Just before his death in 1631, John Donne, the English scholar, poet and one-time Dean of St Paul’s Cathedral in London, wrote these famous words:
‘No man is an island, entire of itself; every man is a piece of the continent…any man’s death diminishes me, because I am involved in mankind; and therefore never send to know for whom the bell tolls; it tolls for thee.’
But having said all this, my experience has been that the challenge of community is, of course, that people are frustrating. They interfere, make unrealistic demands of me, disappoint me and let me down. Perhaps it is sometimes this – our fear of being hurt – that holds us back from making ourselves vulnerable and makes wearing the protective shell of independence and self-reliance more tempting. We are afraid that commitment to others might make us weak. As C. S. Lewis put it, ‘There is no safe investment. To love at all is to be vulnerable.’
Willard Waller, the American sociologist, gave his life to studying people in order to gain an understanding of the complex interplay that goes on in human relationships. He focussed this around two deceptively simple yet profound statements:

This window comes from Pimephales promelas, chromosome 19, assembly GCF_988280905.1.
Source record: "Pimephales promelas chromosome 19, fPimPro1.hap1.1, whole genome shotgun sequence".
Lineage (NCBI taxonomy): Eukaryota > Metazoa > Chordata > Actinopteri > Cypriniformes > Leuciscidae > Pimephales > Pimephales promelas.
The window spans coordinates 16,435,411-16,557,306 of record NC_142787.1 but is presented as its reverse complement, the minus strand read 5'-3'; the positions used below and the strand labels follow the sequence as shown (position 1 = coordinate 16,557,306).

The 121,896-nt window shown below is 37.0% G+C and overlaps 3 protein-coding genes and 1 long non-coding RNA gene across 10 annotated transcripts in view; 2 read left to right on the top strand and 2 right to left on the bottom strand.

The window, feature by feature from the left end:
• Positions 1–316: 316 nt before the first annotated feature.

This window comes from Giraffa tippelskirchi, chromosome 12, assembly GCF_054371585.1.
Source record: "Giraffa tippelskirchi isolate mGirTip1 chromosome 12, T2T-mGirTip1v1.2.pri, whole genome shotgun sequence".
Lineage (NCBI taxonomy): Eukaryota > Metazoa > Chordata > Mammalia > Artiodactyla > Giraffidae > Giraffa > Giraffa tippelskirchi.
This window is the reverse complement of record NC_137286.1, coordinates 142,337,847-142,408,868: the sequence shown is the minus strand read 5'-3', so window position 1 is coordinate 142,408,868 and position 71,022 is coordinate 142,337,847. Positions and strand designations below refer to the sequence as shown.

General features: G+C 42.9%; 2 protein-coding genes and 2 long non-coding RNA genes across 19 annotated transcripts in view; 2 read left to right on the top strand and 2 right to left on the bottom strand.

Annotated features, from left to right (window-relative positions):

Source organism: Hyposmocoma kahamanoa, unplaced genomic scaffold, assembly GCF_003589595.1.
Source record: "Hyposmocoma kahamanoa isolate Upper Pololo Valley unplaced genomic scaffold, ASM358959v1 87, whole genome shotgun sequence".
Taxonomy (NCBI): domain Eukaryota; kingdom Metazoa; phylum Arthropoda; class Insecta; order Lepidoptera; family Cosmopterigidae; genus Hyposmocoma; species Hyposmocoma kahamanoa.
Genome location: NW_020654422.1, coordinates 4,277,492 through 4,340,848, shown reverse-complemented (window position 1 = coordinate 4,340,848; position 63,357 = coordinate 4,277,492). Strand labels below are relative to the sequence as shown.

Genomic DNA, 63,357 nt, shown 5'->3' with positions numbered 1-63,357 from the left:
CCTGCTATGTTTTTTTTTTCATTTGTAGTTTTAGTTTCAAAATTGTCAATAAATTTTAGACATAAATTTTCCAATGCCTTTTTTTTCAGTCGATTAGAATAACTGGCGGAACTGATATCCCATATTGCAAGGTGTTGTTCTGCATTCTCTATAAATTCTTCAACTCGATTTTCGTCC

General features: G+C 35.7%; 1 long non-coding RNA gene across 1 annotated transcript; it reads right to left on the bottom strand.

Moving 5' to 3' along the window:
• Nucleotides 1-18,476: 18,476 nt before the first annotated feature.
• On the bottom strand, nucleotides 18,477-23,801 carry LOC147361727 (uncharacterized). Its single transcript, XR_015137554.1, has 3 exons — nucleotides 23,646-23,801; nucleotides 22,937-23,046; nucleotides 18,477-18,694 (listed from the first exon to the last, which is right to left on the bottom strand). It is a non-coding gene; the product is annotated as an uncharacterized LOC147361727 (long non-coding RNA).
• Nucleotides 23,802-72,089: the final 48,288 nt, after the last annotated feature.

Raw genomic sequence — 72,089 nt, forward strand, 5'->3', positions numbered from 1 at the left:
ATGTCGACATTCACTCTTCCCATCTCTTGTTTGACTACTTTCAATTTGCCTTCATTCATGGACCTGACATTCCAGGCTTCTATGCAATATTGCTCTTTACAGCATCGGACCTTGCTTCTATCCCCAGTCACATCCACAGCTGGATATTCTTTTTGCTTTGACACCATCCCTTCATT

In any relationship one person loves more than another.
The person who loves the least in any relationship has most power and conversely, the person who loves most has the least power.
In other words, the greater an individual’s love for another, the more vulnerable they become. Those who are more deeply involved in and committed to a relationship end up giving the one who is less involved more power. Waller called all this ‘the principle of least interest.’
The way I see it, to commit ourselves to others never comes with a guarantee of success. Instead, of its very essence, it is a venture of faith and sometimes I will be disappointed. However, I’ve also discovered that there is something about being in community with those who are different to me that is very good for me. I am enriched, but more than that, the best and most lasting relationships, rather than being based on the removal of differences, or the careful avoidance of acknowledging those differences, are in fact built on confronting, embracing and celebrating them.
As I often say to my friends, there is only one thing tougher than being committed to community. Not being committed to community!